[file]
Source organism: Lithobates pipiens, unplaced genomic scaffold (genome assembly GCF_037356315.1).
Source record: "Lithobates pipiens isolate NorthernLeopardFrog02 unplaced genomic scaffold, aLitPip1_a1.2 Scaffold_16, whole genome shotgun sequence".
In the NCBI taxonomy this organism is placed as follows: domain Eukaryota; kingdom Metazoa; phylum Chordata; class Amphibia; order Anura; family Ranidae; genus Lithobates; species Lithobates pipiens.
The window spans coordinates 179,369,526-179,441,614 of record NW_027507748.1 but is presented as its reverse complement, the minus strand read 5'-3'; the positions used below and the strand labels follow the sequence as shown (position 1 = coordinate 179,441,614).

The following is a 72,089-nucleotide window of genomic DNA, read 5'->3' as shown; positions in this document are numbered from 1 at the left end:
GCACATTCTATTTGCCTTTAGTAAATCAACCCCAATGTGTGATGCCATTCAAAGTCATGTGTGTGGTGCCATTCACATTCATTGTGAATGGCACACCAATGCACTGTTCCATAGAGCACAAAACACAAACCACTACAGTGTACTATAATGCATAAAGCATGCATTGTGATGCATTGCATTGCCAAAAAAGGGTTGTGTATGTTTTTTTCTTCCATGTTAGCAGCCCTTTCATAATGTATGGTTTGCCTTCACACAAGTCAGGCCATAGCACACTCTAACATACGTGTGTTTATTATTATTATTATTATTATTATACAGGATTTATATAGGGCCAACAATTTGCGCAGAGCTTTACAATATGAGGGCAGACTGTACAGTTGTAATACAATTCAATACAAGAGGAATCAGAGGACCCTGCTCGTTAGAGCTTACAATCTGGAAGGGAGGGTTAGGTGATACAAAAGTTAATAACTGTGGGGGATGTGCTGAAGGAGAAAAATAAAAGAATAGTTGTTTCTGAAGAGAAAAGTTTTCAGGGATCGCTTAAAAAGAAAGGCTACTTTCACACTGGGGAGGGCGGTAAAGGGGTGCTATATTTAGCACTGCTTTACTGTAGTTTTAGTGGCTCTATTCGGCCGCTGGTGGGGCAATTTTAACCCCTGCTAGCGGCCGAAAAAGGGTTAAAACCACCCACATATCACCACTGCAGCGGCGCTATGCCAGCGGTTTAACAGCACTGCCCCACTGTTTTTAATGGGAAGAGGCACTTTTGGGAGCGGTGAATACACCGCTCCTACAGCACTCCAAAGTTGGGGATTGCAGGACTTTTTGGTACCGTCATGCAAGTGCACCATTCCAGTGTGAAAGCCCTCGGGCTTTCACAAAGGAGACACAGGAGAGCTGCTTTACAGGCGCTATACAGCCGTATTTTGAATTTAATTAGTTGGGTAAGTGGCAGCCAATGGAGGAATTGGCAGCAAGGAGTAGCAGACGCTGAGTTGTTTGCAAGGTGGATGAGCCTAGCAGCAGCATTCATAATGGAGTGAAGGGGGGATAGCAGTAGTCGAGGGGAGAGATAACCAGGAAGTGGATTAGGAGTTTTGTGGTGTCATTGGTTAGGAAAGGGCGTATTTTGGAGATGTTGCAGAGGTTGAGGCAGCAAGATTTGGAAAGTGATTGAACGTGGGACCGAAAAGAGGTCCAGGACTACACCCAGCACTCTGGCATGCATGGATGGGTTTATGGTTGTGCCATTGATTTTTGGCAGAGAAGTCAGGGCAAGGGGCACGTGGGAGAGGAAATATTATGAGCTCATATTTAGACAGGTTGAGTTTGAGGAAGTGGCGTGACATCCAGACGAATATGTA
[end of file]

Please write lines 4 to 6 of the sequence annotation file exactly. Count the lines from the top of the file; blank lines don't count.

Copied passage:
The window spans coordinates 179,369,526-179,441,614 of record NW_027507748.1 but is presented as its reverse complement, the minus strand read 5'-3'; the positions used below and the strand labels follow the sequence as shown (position 1 = coordinate 179,441,614).

The following is a 72,089-nucleotide window of genomic DNA, read 5'->3' as shown; positions in this document are numbered from 1 at the left end:
GCACATTCTATTTGCCTTTAGTAAATCAACCCCAATGTGTGATGCCATTCAAAGTCATGTGTGTGGTGCCATTCACATTCATTGTGAATGGCACACCAATGCACTGTTCCATAGAGCACAAAACACAAACCACTACAGTGTACTATAATGCATAAAGCATGCATTGTGATGCATTGCATTGCCAAAAAAGGGTTGTGTATGTTTTTTTCTTCCATGTTAGCAGCCCTTTCATAATGTATGGTTTGCCTTCACACAAGTCAGGCCATAGCACACTCTAACATACGTGTGTTTATTATTATTATTATTATTATTATACAGGATTTATATAGGGCCAACAATTTGCGCAGAGCTTTACAATATGAGGGCAGACTGTACAGTTGTAATACAATTCAATACAAGAGGAATCAGAGGACCCTGCTCGTTAGAGCTTACAATCTGGAAGGGAGGGTTAGGTGATACAAAAGTTAATAACTGTGGGGGATGTGCTGAAGGAGAAAAATAAAAGAATAGTTGTTTCTGAAGAGAAAAGTTTTCAGGGATCGCTTAAAAAGAAAGGCTACTTTCACACTGGGGAGGGCGGTAAAGGGGTGCTATATTTAGCACTGCTTTACTGTAGTTTTAGTGGCTCTATTCGGCCGCTGGTGGGGCAATTTTAACCCCTGCTAGCGGCCGAAAAAGGGTTAAAACCACCCACATATCACCACTGCAGCGGCGCTATGCCAGCGGTTTAACAGCACTGCCCCACTGTTTTTAATGGGAAGAGGCACTTTTGGGAGCGGTGAATACACCGCTCCTACAGCACTCCAAAGTTGGGGATTGCAGGACTTTTTGGTACCGTCATGCAAGTGCACCATTCCAGTGTGAAAGCCCTCGGGCTTTCACAAAGGAGACACAGGAGAGCTGCTTTACAGGCGCTATACAGCCGTATTTTGAATTTAATTAGTTGGGTAAGTGGCAGCCAATGGAGGAATTGGCAGCAAGGAGTAGCAGACGCTGAGTTGTTTGCAAGGTGGATGAGCCTAGCAGCAGCATTCATAATGGAGTGAAGGGGGGATAGCAGTAGTCGAGGGGAGAGATAACCAGGAAGTGGATTAGGAGTTTTGTGGTGTCATTGGTTAGGAAAGGGCGTATTTTGGAGATGTTGCAGAGGTTGAGGCAGCAAGATTTGGAAAGTGATTGAACGTGGGACCGAAAAGAGGTCCAGGACTACACCCAGCACTCTGGCATGCATGGATGGGTTTATGGTTGTGCCATTGATTTTTGGCAGAGAAGTCAGGGCAAGGGGCACGTGGGAGAGGAAATATTATGAGCTCATATTTAGACAGGTTGAGTTTGAGGAAGTGGCGTGACATCCAGACGAATATGTA